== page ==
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Re: [dm-devel] [PATCH v2] dm mpath: maintain reference count for underlying devices



On Tue, 2011-09-20 at 14:29 +0900, Jun'ichi Nomura wrote:
> Hi Mike,
> 
> On 09/19/11 23:34, Mike Snitzer wrote:
> > On Mon, Sep 19 2011 at  2:49am -0400,
> > Jun'ichi Nomura <j-nomura ce jp nec com> wrote:
> >> DM opens underlying devices and it should be sufficient to keep
> >> request_queue from being freed.
> > 
> > I welcome your review but please be more specific in the future.
> > 
> > Sure DM opens the underlying devices:
> > 
> > dm_get_device()
> >   -> open_dev()
> >      -> blkdev_get_by_dev()
> >      	-> bdget()
> > 	-> blkdev_get()
> > 
> > But DM only gets a reference on the associated block_device.
> 
> Point is the above should be sufficient to keep the queue from freeing.
> Otherwise, 'q->_something_' everywhere could cause invalid pointer access
> as the queue is freed.
> 
> 
> Below are additional details replying to your comments:
> 
> > 
> > DM multipath makes use of the request_queue of each paths'
> > block_device.  Having a reference on the block_device isn't the same as
> > having a reference on the request_queue.
> 
> Yes. But it does not necessarily mean we have to raise
> a reference count of the request_queue.
> 
> > 
> > Point is, blk_cleanup_queue() could easily be called by the SCSI
> > subsystem for a device that is removed -- a request_queue reference is
> > taken by the underlying driver at blk_alloc_queue_node() time.  So SCSI
> > is free to drop the only reference in blk_cleanup_queue() which frees
> > the request_queue (unless upper layer driver like mpath also takes a
> > request_queue reference).
> 
> As for SCSI, it takes another reference count and drops it
> in scsi_device_dev_release.
> So blk_cleanup_queue is not dropping the last reference.
> 
> > 
> > FYI, I got looking at mpath's request_queue references, or lack thereof,
> > because of this report/patch on LKML from Roland Drier:
> > https://lkml.org/lkml/2011/7/8/457
> > 
> > here was my follow-up to Roland:
> > https://lkml.org/lkml/2011/7/11/410
> 
> For that problem, taking a reference count is not a remedy.
> The problem occurs because elevator is freed regardless of the
> reference count.
> 
> The cause of the problem was:
>   a) SCSI has moved blk_cleanup_queue() to earlier stage
>      where there still is a opener
>   b) blk_cleanup_queue() frees elevator after marking
>      the queue DEAD
>   c) blk_insert_cloned_request() uses elevator without
>      checking QUEUE_FLAG_DEAD
> 
> Roland's patch was to fix c) by adding QUEUE_FLAG_DEAD check.
> However, it's not possible to do it safely because
> QUEUE_FLAG_DEAD means we can't even access q->queue_lock.
> (See Vivek's comment in the same thread)
> And without queue_lock, there's a window for a race.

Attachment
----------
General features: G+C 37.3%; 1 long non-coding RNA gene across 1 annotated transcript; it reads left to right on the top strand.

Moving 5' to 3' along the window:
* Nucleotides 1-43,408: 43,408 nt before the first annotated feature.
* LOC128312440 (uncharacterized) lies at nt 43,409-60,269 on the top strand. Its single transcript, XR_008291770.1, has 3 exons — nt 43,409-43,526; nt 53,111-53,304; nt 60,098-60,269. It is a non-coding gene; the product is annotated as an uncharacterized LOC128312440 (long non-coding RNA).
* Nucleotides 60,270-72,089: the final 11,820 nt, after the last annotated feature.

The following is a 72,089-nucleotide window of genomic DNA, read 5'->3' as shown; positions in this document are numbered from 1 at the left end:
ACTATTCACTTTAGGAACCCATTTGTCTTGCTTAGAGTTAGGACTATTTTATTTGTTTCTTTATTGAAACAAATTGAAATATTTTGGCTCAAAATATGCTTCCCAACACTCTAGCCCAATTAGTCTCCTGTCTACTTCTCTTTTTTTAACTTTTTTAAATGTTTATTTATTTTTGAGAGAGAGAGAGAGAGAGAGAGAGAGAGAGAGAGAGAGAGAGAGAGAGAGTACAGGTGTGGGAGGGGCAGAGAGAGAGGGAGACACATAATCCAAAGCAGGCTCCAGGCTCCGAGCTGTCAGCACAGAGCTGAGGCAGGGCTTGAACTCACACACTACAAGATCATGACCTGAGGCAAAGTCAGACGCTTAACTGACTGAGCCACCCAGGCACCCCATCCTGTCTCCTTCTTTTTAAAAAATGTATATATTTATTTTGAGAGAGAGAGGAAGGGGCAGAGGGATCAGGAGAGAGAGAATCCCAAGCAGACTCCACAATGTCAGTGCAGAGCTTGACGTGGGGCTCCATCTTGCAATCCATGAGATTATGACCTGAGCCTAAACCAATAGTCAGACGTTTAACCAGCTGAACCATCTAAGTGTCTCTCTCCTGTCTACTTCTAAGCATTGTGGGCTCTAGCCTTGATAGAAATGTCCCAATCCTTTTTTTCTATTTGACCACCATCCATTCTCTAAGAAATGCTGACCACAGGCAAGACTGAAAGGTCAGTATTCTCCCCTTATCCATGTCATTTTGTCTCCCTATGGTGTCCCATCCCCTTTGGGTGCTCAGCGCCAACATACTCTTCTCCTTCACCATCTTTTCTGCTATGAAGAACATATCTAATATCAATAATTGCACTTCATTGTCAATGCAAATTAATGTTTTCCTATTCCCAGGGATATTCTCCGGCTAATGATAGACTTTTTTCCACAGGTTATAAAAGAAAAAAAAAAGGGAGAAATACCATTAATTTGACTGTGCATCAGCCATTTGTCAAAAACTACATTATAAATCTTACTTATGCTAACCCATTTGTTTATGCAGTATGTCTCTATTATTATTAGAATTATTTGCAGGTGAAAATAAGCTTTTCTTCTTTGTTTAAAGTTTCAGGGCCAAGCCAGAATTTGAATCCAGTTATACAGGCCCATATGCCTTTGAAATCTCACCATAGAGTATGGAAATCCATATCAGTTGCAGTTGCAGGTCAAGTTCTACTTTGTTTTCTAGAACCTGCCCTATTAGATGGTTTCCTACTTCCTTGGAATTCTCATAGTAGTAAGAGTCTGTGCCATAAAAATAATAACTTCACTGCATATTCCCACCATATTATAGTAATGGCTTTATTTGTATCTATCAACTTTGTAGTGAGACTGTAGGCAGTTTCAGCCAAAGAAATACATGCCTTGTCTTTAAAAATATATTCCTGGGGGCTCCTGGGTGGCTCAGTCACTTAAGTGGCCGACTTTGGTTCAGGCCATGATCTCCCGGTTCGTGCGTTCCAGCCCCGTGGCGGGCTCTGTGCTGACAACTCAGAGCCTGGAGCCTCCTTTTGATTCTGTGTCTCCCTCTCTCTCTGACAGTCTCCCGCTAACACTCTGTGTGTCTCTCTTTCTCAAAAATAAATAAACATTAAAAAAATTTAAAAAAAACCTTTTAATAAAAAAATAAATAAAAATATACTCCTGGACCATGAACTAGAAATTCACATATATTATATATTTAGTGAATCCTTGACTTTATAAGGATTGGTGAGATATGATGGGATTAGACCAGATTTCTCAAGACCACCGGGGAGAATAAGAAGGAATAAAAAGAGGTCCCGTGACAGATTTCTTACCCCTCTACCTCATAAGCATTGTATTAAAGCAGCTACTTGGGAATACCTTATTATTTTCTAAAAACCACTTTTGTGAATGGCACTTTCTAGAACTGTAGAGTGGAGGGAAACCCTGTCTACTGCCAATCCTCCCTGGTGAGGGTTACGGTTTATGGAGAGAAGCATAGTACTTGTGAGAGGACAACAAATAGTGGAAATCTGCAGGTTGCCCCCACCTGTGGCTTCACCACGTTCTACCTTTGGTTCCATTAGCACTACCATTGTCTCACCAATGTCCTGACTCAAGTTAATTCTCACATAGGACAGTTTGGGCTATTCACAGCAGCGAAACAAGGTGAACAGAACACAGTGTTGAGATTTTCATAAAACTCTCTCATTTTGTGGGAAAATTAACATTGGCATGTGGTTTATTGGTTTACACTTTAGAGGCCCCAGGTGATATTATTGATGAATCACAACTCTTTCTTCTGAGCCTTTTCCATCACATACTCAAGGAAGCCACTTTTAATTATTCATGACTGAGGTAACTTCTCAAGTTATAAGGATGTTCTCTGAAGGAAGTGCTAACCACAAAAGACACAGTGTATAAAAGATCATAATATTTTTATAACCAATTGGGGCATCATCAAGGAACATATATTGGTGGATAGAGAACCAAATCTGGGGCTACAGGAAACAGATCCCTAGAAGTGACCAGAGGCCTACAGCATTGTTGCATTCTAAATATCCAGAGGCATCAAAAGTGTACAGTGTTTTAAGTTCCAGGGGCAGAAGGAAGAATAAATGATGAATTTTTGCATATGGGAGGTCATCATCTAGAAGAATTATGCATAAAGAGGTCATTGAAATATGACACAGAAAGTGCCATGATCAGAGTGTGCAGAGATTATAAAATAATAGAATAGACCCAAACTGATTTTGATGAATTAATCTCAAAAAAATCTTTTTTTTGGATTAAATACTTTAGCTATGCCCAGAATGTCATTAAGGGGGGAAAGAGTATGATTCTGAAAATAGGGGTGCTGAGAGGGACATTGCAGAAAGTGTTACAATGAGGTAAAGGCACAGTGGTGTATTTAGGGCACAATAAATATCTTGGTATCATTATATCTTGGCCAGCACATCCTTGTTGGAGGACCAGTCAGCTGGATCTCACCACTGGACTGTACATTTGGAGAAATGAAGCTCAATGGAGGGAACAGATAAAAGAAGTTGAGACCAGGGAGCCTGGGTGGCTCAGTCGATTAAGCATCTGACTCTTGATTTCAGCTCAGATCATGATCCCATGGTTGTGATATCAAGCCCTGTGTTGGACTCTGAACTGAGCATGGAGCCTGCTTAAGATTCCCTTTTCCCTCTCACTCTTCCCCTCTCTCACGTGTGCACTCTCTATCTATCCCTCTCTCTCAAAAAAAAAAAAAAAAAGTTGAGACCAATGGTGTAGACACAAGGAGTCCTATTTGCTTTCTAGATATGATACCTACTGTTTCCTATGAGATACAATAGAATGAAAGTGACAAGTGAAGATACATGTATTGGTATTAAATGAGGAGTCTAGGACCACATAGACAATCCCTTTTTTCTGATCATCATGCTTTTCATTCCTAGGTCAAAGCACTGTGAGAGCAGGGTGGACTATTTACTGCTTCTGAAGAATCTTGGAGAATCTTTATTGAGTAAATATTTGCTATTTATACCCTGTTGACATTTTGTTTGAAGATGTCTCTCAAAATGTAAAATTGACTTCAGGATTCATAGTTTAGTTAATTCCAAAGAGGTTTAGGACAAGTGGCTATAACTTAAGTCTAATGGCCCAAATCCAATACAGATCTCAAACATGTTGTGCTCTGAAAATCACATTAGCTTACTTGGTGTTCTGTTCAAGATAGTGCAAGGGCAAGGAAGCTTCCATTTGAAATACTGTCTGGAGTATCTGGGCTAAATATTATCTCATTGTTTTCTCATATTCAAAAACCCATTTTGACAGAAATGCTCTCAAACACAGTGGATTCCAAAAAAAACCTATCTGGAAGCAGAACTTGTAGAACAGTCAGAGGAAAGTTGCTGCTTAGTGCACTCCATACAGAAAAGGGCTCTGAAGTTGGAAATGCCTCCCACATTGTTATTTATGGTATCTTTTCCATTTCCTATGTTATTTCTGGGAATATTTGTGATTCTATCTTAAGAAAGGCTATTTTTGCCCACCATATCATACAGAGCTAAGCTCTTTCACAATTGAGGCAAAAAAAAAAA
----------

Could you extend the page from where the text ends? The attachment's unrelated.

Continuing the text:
> 
> James's suggestion was to fix b) by not freeing elevator
> until blk_release_queue() is called:
>   https://lkml.org/lkml/2011/8/10/421
> But it would hit the same issue that there's no guarantee
> of q->queue_lock validity after blk_cleanup_queue().
> James's other suggestion was to add a callback mechanism
> for driver to free q->queue_lock.

Actually, there isn't a problem with this patch:  Any driver that
expects blk_cleanup_queue to guarantee last use of the lock has to call
it as the last releaser.  If it doesn't, it would oops (or would have
oopsed before we started putting the block guards in).

> I was trying to fix a) in the following thread:
>   https://lkml.org/lkml/2011/8/18/103
> but haven't gotten response from James so it seems rejected.

I think I said quite a few times that this would reintroduce the oops I
was trying to fix.  Alan seems to think that there are sufficient guards
just to move the blk_cleanup_queue(), but I'd prefer to get
blk_cleanup_queue() working properly like the del method it's supposed
to be.

I still think this (with beefed up doc) is the correct fix.

James

---

diff --git a/block/blk-core.c b/block/blk-core.c
index 90e1ffd..f30f9bf 100644
--- a/block/blk-core.c
+++ b/block/blk-core.c
@@ -350,7 +350,11 @@ EXPORT_SYMBOL(blk_put_queue);
 /*
  * Note: If a driver supplied the queue lock, it should not zap that lock
  * unexpectedly as some queue cleanup components like elevator_exit() and
- * blk_throtl_exit() need queue lock.
+ * blk_throtl_exit() need queue lock.  If you're using blk_cleanup_queue() as
+ * the point after which you can zap the supplied lock, you *must* ensure that
+ * the blk_put_queue() in this code is the final put.  If it isn't, the
+ * elevator cleanup functions (which take the lock) won't be called and you'll
+ * get an oops when they are
  */
 void blk_cleanup_queue(struct request_queue *q)
 {
@@ -367,11 +371,6 @@ void blk_cleanup_queue(struct request_queue *q)
 	queue_flag_set_unlocked(QUEUE_FLAG_DEAD, q);
 	mutex_unlock(&q->sysfs_lock);
 
-	if (q->elevator)
-		elevator_exit(q->elevator);
-
-	blk_throtl_exit(q);
-
 	blk_put_queue(q);
 }
 EXPORT_SYMBOL(blk_cleanup_queue);
diff --git a/block/blk-sysfs.c b/block/blk-sysfs.c
index 0ee17b5..a5a756b 100644
--- a/block/blk-sysfs.c
+++ b/block/blk-sysfs.c
@@ -477,6 +477,11 @@ static void blk_release_queue(struct kobject *kobj)
 
 	blk_sync_queue(q);
 
+	if (q->elevator)
+		elevator_exit(q->elevator);
+
+	blk_throtl_exit(q);
+
 	if (rl->rq_pool)
 		mempool_destroy(rl->rq_pool);
 



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